You and your partner must work together to escape the realm of Castle Rock. To escape you will need to explore several locations in the frozen realm and find the clues needed to solve the puzzles blocking your exit. It sounds pretty simple working with a partner solving puzzles, doesn’t it? But, wait! What if each of the players takes a different route seeing only what is in their area and the clues you need for your puzzle are in your partner’s area and vice versa? And what if sometimes those clues are auditory and only one of you can hear them? Not quite so simple anymore. Needless to say, a good headset for each of the partners, a healthy dose of patience, and good communication skills are mandatory if you want to be successful in this game.
The puzzles start out pretty easy, giving each of the partners the clues to each other’s puzzle. After solving a few of the simpler puzzles the game throws you into the deep end for some complicated ones which can be stressful as you will need to be working with your partner and communicating all of the time. This can be difficult if your partner does not share information and communicate effectively. Some of the puzzles were pretty straight forward for what you need to do to solve it, while others were not so much and kept us stumbling around trying everything we could just hoping to get lucky and happen upon something that worked. To say that the game does not hold your hand at all is an understatement. At times it feels like your hand gets slapped away.
This brings us to the game’s hint system that is not helpful at all as the hints are very general and more about the area that you are in and general gameplay tips instead of about the puzzle you are trying to solve and might be stuck on. We stopped even trying them after a few levels because they were useless. We would have loved to see the hints be more specific to the puzzle or current objective.
With communication being so key to just playing the game we found ourselves getting a little frustrated at each other. We realised that part of that was due to a lack of communication between us as partners while others had to do with the puzzles straight up not giving enough information or not giving clear enough information to solve them.
In a few of the later puzzles you needed to explain to your partner what you are seeing and hearing as well. This added to the challenge and frustration of the puzzle solving as trying to explain what a sound effect sounds like is not easy. Since some of the puzzles are timed you will need to clearly agree on the language you’ll be using to describe objects and positions/orientation/direction to let you communicate the information faster.
Overall we did enjoy the game but really wish the hints would have been helpful and that the direction/clues would’ve been a little clearer in some parts.
We Were Here Forever is available on Xbox, Playstation, Epic Game Store, and Steam. A digital copy of this game was provided to SimpleGameReviews for the purposes of reviewing the game.
PowerWash Simulator from Publisher Square Enix Collective and Developer Futurlab
Excellent power washing sim with a delightful story. Great for zen-ing out and relaxing after a long day.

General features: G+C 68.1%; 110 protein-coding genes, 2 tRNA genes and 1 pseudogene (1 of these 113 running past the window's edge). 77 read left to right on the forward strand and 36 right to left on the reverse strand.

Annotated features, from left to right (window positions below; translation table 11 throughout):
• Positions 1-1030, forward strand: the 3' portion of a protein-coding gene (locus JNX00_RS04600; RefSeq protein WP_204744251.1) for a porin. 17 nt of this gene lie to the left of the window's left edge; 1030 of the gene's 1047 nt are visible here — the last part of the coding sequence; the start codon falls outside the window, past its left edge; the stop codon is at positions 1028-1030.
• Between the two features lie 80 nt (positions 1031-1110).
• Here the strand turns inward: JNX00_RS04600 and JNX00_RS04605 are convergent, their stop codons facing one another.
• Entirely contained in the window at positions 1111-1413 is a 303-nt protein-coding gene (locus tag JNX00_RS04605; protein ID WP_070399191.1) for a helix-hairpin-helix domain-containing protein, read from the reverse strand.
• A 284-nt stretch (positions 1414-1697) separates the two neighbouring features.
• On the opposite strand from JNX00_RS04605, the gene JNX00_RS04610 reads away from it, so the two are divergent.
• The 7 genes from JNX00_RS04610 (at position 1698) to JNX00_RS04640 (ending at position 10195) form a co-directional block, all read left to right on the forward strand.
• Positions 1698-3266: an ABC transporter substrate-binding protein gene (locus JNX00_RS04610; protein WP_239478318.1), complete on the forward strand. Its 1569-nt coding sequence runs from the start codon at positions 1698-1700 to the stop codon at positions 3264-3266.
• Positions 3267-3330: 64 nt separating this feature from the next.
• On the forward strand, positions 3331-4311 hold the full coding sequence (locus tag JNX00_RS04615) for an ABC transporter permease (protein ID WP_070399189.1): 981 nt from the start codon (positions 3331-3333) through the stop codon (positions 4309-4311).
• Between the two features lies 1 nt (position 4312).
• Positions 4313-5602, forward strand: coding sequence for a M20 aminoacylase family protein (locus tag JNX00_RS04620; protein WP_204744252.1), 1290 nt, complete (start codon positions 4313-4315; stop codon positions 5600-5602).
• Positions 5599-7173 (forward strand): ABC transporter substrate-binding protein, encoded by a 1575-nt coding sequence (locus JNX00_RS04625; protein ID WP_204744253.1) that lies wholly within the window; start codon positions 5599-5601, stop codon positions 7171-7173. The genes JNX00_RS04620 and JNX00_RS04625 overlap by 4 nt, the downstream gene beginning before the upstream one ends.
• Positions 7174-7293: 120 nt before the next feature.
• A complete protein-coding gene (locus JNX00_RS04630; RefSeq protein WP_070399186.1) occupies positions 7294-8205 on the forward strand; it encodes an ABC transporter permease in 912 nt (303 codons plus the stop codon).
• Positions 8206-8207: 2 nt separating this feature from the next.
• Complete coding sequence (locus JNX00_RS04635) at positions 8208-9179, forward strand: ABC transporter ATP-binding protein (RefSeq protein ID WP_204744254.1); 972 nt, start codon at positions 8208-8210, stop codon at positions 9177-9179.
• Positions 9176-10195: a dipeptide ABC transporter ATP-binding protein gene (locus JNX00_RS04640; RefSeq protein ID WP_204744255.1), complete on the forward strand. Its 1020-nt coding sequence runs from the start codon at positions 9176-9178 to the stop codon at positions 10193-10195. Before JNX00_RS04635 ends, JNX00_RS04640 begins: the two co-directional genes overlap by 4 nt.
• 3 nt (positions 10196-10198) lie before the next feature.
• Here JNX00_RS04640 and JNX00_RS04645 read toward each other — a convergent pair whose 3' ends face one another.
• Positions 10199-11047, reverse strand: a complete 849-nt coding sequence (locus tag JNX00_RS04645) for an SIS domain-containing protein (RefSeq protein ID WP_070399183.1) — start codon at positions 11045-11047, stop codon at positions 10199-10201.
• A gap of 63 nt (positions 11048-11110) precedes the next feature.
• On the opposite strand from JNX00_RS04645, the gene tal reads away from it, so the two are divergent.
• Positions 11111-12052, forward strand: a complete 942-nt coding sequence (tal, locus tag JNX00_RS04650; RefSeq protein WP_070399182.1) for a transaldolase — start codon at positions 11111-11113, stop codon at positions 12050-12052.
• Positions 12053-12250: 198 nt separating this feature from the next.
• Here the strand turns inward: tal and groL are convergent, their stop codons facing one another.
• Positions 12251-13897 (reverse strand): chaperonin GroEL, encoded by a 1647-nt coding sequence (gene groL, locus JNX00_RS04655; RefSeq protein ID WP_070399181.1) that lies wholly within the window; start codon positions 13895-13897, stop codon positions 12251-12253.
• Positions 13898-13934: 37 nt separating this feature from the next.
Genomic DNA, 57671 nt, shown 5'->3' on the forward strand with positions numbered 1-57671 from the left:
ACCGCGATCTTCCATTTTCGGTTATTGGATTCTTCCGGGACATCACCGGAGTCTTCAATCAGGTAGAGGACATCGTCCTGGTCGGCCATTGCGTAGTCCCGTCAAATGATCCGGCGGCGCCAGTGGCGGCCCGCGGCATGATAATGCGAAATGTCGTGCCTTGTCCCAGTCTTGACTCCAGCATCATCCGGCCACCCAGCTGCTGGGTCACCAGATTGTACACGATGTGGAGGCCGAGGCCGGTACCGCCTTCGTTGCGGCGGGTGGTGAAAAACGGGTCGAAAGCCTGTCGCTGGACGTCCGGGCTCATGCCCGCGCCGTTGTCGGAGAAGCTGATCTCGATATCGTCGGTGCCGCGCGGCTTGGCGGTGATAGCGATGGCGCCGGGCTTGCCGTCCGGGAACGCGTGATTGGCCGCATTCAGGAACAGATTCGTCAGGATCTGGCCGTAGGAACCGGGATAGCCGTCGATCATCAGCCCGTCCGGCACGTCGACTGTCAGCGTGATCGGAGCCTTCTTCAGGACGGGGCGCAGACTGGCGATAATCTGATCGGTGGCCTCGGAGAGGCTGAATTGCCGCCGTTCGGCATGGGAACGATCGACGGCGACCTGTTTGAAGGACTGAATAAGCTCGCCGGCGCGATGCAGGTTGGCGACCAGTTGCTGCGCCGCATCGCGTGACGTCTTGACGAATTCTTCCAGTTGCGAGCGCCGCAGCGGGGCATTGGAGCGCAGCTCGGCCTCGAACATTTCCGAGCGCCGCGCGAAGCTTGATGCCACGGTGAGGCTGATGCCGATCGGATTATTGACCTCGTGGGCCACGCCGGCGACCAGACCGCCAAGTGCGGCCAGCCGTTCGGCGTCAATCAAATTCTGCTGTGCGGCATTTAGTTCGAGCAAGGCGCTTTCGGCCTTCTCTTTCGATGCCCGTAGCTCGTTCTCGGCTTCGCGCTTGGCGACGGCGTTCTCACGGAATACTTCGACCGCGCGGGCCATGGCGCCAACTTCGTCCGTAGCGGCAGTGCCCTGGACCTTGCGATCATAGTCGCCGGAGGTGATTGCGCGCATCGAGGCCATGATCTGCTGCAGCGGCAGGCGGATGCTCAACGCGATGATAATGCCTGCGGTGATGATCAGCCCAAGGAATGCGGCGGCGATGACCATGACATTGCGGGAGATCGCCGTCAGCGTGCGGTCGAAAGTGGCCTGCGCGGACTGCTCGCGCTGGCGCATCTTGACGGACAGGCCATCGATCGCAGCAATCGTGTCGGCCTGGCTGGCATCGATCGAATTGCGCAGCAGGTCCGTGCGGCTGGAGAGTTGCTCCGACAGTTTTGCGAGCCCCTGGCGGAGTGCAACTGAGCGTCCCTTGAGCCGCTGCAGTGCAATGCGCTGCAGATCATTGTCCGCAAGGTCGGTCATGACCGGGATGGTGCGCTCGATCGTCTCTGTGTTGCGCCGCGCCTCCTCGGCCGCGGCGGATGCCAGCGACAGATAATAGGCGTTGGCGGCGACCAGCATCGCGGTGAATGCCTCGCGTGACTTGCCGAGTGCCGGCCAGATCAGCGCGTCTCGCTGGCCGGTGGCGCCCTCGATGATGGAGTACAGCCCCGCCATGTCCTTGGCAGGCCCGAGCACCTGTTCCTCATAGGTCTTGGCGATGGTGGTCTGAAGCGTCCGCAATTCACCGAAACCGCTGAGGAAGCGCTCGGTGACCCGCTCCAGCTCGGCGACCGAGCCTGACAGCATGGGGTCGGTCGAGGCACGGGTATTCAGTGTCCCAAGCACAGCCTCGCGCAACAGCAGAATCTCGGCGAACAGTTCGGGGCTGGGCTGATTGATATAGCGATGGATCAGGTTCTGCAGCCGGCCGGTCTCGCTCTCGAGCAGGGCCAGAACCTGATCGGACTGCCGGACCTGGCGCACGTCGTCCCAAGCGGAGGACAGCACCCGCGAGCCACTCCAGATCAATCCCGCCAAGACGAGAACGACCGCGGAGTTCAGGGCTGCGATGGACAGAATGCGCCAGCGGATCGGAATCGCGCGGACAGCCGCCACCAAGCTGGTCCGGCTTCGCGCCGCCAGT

There is something very relaxing about cleaning a dirty object and this game does a great job capturing that feeling. You might think it’s a simple simulator for power washing and it might be a little boring but, you couldn’t be more wrong. Yes, it is a simulator for power washing, that much is true. But this deceptively simple concept masks a really fun little story with some interesting characters.
You’ll start the game with a basic power washer and a text from a friend. As you continue cleaning you’ll see more messages pop up and the text messages are how you’ll be notified of new job opportunities. Most of these appear to come from referrals from your very satisfied customers. These on screen text messages are also how you experience the delightful story in the game.
If you miss some of the on screen text messages you can pull up your in-game tablet and reread them on the messages tab of your job. Sadly, when re-reading the messages in this tab it doesn’t tell you who the message is from so if you miss that when it first pops up on the screen you won’t be able to tell who said what later. We did notice that while playing co-op the messages only showed up on the host’s game. We would have loved to see the messages on both players’ screens and been able to tell who they were from when reviewing them from the messages tab of the job info.
There’s a solid difficulty progression introducing you to steadily larger or more complex buildings and vehicles to clean. They have different degrees of difficulty on the dirt and stains that need to be removed as well as the sheer size and shape of what needs to be cleaned. For every level you complete in Career Mode you’ll earn both stars and money. The money is used to upgrade your equipment, buy soap to make the cleaning a little easier, or buy skins for your character and equipment.
They helped balance the difficulty curve by locking the more powerful washers behind not just a price tag but also a “stars” requirement. This ensures that you have to be at least X far into the story before you can purchase them. Each level earns you 5 stars upon completion.
While cleaning, some of the stains are easy to remove while others will take more pressure (swapping nozzles) and require you to move a little more slowly over the area. The game does give you some “forgiveness” when cleaning during the earlier levels letting you complete areas without getting every speck of the dirt/stains. As you advance into the later stages of the game there is less wiggle room and it becomes harder to ensure all of the dirt is cleaned away. There is a dirt finder button which highlights the dirt for a few seconds. This becomes a mandatory tool on many levels. We would have loved to be able to double tap the button and have the dirt stay highlighted instead of fading after a second or two but that is not currently an option. We did find a few times that even using the dirt finder we were unable to see the dirt and had to go over the area again from different angles and pay close attention to corners and “seams” to remove the missed dirt.